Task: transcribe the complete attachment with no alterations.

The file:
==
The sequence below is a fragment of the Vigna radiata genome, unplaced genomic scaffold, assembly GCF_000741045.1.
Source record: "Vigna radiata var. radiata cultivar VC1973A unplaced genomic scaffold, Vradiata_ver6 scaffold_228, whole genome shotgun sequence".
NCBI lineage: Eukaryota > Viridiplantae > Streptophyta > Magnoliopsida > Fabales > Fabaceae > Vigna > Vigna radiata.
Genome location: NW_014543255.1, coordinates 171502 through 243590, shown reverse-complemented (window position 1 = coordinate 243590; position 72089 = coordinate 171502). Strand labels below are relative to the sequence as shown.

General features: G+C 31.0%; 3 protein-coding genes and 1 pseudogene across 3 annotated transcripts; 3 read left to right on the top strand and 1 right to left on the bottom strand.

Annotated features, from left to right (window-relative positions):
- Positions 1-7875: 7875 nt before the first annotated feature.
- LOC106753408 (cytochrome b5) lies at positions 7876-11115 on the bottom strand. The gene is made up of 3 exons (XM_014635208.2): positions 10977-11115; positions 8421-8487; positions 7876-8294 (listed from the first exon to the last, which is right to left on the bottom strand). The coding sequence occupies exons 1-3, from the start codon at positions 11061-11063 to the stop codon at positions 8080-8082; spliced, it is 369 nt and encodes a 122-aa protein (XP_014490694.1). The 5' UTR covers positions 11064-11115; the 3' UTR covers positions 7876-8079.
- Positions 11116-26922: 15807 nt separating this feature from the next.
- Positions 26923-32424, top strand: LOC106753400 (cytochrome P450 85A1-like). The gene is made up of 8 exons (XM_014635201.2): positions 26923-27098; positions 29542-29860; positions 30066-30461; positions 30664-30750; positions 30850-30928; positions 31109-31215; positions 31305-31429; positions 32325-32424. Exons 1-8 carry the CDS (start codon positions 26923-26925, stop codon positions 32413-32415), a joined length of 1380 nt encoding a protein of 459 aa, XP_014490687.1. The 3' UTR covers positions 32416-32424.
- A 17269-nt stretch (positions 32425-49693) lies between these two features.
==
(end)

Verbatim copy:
The sequence below is a fragment of the Vigna radiata genome, unplaced genomic scaffold, assembly GCF_000741045.1.
Source record: "Vigna radiata var. radiata cultivar VC1973A unplaced genomic scaffold, Vradiata_ver6 scaffold_228, whole genome shotgun sequence".
NCBI lineage: Eukaryota > Viridiplantae > Streptophyta > Magnoliopsida > Fabales > Fabaceae > Vigna > Vigna radiata.
Genome location: NW_014543255.1, coordinates 171502 through 243590, shown reverse-complemented (window position 1 = coordinate 243590; position 72089 = coordinate 171502). Strand labels below are relative to the sequence as shown.

General features: G+C 31.0%; 3 protein-coding genes and 1 pseudogene across 3 annotated transcripts; 3 read left to right on the top strand and 1 right to left on the bottom strand.

Annotated features, from left to right (window-relative positions):
- Positions 1-7875: 7875 nt before the first annotated feature.
- LOC106753408 (cytochrome b5) lies at positions 7876-11115 on the bottom strand. The gene is made up of 3 exons (XM_014635208.2): positions 10977-11115; positions 8421-8487; positions 7876-8294 (listed from the first exon to the last, which is right to left on the bottom strand). The coding sequence occupies exons 1-3, from the start codon at positions 11061-11063 to the stop codon at positions 8080-8082; spliced, it is 369 nt and encodes a 122-aa protein (XP_014490694.1). The 5' UTR covers positions 11064-11115; the 3' UTR covers positions 7876-8079.
- Positions 11116-26922: 15807 nt separating this feature from the next.
- Positions 26923-32424, top strand: LOC106753400 (cytochrome P450 85A1-like). The gene is made up of 8 exons (XM_014635201.2): positions 26923-27098; positions 29542-29860; positions 30066-30461; positions 30664-30750; positions 30850-30928; positions 31109-31215; positions 31305-31429; positions 32325-32424. Exons 1-8 carry the CDS (start codon positions 26923-26925, stop codon positions 32413-32415), a joined length of 1380 nt encoding a protein of 459 aa, XP_014490687.1. The 3' UTR covers positions 32416-32424.
- A 17269-nt stretch (positions 32425-49693) lies between these two features.